[MUD-Dev] Player-admins, was wimping/wiping and the big blind spot

Matthew Mihaly the_logos at achaea.com
Fri Aug 11 12:34:25 New Zealand Standard Time 2000

On Wed, 9 Aug 2000, Sellers, Michael wrote:

> Finally, while I really do agree with the advice above, it's important too
> not to get stuck on just what *you* find nifty in a game, nor what you find
> impenetrable.  Your tastes are inevitably a small, thin, skewed subset of
> what others will consider fun.  
> To design games I think you need to be able to appreciate them, to see what
> makes them tick, to see what makes *other people's* faces light up, and to
> develop a sense of when something is too dry, too difficult, too tedious.
> All of thise naturally requires a penchant for playing games.  But it also
> requires the more difficult ability to stand back and see how others react
> when they play games, which is not at all the same thing.  

Permit me to put forth a contrarian position, at least partially for the
sake of playing devil's advocate. If you are aiming for a large player
base (UO/EQ/AC) then I would certainly tend to agree with you. McDonalds
is successful precisely because it attempts to appeal to the largest
possible audience, with the blandest type of fast food. (That's not a
veiled insult to Raph or any of the other large commercial designers.) On
the other hand, I'd like to create games as art. I certainly haven't
succeeded yet in my mind, but I do not think that one creates great art by
pandering to the desires of others. I believe that art is created when a
talented someone creates what _he_ wants to create. If others like it,
great. John Grishman, for instance, is certainly a more popular author
than James Joyce, but Grishman is a commercial hack whereas Joyce was an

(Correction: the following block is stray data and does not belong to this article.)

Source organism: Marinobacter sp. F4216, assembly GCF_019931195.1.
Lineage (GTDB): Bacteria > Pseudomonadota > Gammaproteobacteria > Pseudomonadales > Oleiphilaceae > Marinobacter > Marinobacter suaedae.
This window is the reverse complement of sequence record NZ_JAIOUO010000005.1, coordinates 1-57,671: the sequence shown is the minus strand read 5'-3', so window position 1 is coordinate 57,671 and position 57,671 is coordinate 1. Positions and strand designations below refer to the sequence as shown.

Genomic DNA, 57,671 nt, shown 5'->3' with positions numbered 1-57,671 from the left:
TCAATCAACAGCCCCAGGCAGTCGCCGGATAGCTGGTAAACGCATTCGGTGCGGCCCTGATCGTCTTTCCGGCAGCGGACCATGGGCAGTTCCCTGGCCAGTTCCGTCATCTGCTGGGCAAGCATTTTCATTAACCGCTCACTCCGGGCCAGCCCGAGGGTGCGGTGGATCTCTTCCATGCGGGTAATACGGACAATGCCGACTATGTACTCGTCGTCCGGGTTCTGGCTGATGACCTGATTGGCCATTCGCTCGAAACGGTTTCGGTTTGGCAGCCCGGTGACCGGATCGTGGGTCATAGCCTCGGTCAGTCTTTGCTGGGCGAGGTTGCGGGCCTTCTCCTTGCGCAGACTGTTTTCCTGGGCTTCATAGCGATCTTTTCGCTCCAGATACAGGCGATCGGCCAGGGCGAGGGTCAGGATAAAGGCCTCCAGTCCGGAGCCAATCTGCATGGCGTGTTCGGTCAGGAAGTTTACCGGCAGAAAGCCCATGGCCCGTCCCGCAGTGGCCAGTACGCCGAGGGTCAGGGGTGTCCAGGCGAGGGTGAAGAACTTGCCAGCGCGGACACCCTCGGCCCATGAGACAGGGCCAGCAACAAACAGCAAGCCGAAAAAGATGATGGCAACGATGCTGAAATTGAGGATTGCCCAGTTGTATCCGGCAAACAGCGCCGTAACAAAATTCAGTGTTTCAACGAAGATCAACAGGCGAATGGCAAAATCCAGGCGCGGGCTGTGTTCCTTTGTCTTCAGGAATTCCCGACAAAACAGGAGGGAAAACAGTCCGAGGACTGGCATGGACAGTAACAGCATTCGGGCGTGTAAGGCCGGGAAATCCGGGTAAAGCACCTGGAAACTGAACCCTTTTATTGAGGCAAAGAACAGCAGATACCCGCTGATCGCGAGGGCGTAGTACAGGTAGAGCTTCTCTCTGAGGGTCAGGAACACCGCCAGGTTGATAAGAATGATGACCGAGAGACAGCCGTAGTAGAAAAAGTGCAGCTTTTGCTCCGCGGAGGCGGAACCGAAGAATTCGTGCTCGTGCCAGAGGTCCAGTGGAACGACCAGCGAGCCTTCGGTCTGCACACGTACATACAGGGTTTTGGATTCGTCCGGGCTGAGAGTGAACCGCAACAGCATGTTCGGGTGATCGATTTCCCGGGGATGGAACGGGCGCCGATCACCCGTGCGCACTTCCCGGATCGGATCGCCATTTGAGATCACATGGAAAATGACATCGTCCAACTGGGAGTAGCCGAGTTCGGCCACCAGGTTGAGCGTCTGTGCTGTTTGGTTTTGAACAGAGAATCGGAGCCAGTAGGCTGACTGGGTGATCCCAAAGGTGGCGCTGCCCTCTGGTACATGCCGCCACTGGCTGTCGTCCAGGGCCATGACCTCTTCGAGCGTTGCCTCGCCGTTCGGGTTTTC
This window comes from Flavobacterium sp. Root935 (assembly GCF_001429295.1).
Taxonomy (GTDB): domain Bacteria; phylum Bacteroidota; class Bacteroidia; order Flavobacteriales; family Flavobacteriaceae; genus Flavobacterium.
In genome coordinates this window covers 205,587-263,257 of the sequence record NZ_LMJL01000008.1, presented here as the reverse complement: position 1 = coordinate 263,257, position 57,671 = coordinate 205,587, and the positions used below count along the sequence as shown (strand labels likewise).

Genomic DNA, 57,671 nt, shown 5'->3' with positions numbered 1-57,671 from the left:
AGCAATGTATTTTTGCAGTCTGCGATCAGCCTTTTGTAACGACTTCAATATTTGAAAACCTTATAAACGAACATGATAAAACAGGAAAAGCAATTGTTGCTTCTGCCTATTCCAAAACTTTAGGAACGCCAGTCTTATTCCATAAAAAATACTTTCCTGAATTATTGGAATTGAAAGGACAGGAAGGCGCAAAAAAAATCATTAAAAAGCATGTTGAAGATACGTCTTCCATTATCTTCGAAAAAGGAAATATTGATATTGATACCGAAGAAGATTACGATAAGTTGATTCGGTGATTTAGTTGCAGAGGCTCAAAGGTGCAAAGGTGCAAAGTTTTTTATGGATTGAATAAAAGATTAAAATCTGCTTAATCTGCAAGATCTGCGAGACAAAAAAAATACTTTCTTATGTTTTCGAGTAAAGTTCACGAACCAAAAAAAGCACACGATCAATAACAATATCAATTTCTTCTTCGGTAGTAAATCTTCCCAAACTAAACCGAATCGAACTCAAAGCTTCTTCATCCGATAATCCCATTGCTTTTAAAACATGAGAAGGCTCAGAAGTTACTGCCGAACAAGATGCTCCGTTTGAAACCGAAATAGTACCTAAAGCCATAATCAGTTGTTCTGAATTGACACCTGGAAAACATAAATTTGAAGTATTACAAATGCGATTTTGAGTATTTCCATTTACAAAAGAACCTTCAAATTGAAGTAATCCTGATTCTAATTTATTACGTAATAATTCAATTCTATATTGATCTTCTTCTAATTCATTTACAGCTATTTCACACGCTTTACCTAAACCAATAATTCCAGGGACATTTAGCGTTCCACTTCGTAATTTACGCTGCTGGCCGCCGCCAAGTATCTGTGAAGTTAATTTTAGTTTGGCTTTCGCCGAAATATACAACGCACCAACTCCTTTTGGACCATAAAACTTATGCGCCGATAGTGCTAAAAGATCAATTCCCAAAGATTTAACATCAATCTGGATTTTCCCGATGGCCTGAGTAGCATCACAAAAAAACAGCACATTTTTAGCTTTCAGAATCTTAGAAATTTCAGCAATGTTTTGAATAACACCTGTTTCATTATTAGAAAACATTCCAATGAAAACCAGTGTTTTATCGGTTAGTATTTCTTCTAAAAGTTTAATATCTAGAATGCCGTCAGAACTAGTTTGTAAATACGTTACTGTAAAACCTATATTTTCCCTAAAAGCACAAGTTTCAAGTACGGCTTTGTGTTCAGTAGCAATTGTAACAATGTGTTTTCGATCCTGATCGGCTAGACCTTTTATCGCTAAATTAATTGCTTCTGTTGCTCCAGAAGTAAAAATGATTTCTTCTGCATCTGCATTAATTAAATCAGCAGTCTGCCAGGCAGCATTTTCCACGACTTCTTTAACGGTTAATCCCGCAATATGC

artist. I'm not sure who I'd rather be (Joyce was poor. I don't do poor
very well.) but I'm damn glad that there are artists out there who create
art without worrying too much, during the process of creation, about what
other people want to see.

As applied to muds, I also think that there is significant value, at least
in niche markets like Achaea's, in creating what you want and then hoping
other people like it. That's definitely what I did with Achaea, and I'm
quite pleased with the results. I suspect if I had set out to create
Achaea while thinking, "What do mudders want?" I'd not have a successful
product right now. Achaea succeeds in part because I created what I
wanted, and I'm fortunate enough that some segment of the mudding
population finds my vision to be attractive enough to pay me for it. Of
course, particularly as Achaea grows, I am forced to think more about what
the players want, but the initial vision out of which Achaea grew had
nothing at all to do with thinking about what mudders want.

"He that is wounded in the testicles, or have his penis cut off, shall not
enter into the congregation of the Lord." Deuteronomy 23:1

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